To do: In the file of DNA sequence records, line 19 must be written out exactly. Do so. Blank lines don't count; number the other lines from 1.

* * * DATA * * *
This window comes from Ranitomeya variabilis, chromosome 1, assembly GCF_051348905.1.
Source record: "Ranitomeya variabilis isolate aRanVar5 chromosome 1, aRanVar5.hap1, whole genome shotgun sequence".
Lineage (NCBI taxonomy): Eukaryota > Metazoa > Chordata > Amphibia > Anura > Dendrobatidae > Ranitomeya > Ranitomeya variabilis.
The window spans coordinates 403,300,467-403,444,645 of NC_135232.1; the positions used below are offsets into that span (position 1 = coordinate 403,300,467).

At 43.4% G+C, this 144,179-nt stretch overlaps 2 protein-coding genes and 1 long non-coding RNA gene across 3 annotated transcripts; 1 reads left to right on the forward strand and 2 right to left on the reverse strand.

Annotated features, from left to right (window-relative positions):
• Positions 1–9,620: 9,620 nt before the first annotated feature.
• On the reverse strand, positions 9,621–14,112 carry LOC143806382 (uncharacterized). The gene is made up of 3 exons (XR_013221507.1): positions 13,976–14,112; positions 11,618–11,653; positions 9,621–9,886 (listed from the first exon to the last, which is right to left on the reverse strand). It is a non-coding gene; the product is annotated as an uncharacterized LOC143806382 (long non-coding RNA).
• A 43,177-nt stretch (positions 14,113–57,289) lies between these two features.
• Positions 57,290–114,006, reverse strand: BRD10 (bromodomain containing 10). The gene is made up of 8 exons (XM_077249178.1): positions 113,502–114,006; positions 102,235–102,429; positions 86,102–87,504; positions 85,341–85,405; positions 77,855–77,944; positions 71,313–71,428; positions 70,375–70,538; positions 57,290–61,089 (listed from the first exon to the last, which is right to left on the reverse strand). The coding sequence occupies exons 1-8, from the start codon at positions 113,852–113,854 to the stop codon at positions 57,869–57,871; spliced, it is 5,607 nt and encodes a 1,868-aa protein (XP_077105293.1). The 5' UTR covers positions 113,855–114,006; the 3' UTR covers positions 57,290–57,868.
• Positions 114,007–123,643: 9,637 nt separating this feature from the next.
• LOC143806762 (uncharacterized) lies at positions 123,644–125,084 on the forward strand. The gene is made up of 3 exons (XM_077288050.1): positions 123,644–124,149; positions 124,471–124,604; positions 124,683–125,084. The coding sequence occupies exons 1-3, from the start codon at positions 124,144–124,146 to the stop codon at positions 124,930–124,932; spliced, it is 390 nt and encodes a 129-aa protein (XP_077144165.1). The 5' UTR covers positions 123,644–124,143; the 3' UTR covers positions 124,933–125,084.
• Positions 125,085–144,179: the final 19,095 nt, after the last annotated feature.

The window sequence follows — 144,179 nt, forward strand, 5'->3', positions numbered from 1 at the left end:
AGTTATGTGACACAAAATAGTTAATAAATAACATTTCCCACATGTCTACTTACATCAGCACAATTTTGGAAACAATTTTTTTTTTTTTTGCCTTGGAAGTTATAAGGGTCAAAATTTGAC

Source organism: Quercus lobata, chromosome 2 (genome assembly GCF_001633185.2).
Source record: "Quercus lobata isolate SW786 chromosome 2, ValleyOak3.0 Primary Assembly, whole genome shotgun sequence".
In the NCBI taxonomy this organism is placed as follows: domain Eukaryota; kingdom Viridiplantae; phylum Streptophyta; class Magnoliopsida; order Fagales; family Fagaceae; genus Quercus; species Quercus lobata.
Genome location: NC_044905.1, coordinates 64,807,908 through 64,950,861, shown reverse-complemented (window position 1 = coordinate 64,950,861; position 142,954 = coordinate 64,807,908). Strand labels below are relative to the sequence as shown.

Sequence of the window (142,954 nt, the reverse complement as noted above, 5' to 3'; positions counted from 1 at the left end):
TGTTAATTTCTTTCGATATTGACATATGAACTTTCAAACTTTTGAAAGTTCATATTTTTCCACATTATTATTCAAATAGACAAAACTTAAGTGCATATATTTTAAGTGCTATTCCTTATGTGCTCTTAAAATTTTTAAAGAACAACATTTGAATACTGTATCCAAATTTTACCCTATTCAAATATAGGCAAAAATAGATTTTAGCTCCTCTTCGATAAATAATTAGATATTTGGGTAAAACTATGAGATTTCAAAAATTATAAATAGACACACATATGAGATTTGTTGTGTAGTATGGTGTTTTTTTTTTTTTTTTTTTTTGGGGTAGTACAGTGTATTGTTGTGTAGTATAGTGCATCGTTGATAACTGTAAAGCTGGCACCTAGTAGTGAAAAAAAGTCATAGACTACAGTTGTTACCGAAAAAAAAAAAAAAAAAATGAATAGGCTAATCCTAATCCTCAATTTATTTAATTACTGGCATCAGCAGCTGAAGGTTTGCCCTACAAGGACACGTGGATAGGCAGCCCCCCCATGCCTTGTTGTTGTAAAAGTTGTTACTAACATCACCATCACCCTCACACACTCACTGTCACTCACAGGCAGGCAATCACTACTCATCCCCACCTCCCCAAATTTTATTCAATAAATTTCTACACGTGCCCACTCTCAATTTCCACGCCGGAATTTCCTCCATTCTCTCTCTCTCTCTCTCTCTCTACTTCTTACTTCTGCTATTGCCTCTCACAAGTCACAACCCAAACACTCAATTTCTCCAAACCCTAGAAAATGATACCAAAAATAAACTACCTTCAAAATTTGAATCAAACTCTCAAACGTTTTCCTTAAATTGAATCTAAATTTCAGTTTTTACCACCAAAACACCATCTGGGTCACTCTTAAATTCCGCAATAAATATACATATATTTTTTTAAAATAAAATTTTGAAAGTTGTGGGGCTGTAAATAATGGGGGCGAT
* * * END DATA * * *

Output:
Genome location: NC_044905.1, coordinates 64,807,908 through 64,950,861, shown reverse-complemented (window position 1 = coordinate 64,950,861; position 142,954 = coordinate 64,807,908). Strand labels below are relative to the sequence as shown.